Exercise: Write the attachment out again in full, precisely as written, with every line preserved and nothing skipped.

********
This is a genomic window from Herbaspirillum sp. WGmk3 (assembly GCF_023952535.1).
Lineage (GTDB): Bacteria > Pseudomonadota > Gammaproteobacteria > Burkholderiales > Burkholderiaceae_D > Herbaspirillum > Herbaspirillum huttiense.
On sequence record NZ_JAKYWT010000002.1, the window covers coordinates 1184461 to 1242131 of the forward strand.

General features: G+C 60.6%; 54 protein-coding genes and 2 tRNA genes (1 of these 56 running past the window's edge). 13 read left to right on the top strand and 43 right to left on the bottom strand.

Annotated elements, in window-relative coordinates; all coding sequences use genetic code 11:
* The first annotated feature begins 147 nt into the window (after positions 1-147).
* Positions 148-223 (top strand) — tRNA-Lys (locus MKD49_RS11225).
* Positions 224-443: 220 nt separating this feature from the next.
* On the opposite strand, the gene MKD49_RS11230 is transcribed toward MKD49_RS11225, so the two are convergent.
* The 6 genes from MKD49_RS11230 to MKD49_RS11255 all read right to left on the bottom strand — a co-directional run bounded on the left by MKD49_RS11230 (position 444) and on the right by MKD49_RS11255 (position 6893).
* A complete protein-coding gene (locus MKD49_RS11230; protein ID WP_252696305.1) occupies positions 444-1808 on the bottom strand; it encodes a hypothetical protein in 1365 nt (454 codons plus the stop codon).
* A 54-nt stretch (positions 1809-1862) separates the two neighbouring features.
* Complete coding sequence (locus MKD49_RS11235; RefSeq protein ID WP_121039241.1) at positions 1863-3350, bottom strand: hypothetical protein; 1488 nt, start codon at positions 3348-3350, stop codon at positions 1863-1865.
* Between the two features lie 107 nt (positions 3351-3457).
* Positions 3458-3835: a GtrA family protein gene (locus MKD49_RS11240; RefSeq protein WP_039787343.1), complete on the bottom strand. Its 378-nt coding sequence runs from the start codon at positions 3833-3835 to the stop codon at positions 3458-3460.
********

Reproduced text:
This is a genomic window from Herbaspirillum sp. WGmk3 (assembly GCF_023952535.1).
Lineage (GTDB): Bacteria > Pseudomonadota > Gammaproteobacteria > Burkholderiales > Burkholderiaceae_D > Herbaspirillum > Herbaspirillum huttiense.
On sequence record NZ_JAKYWT010000002.1, the window covers coordinates 1184461 to 1242131 of the forward strand.

General features: G+C 60.6%; 54 protein-coding genes and 2 tRNA genes (1 of these 56 running past the window's edge). 13 read left to right on the top strand and 43 right to left on the bottom strand.

Annotated elements, in window-relative coordinates; all coding sequences use genetic code 11:
* The first annotated feature begins 147 nt into the window (after positions 1-147).
* Positions 148-223 (top strand) — tRNA-Lys (locus MKD49_RS11225).
* Positions 224-443: 220 nt separating this feature from the next.
* On the opposite strand, the gene MKD49_RS11230 is transcribed toward MKD49_RS11225, so the two are convergent.
* The 6 genes from MKD49_RS11230 to MKD49_RS11255 all read right to left on the bottom strand — a co-directional run bounded on the left by MKD49_RS11230 (position 444) and on the right by MKD49_RS11255 (position 6893).
* A complete protein-coding gene (locus MKD49_RS11230; protein ID WP_252696305.1) occupies positions 444-1808 on the bottom strand; it encodes a hypothetical protein in 1365 nt (454 codons plus the stop codon).
* A 54-nt stretch (positions 1809-1862) separates the two neighbouring features.
* Complete coding sequence (locus MKD49_RS11235; RefSeq protein ID WP_121039241.1) at positions 1863-3350, bottom strand: hypothetical protein; 1488 nt, start codon at positions 3348-3350, stop codon at positions 1863-1865.
* Between the two features lie 107 nt (positions 3351-3457).
* Positions 3458-3835: a GtrA family protein gene (locus MKD49_RS11240; RefSeq protein WP_039787343.1), complete on the bottom strand. Its 378-nt coding sequence runs from the start codon at positions 3833-3835 to the stop codon at positions 3458-3460.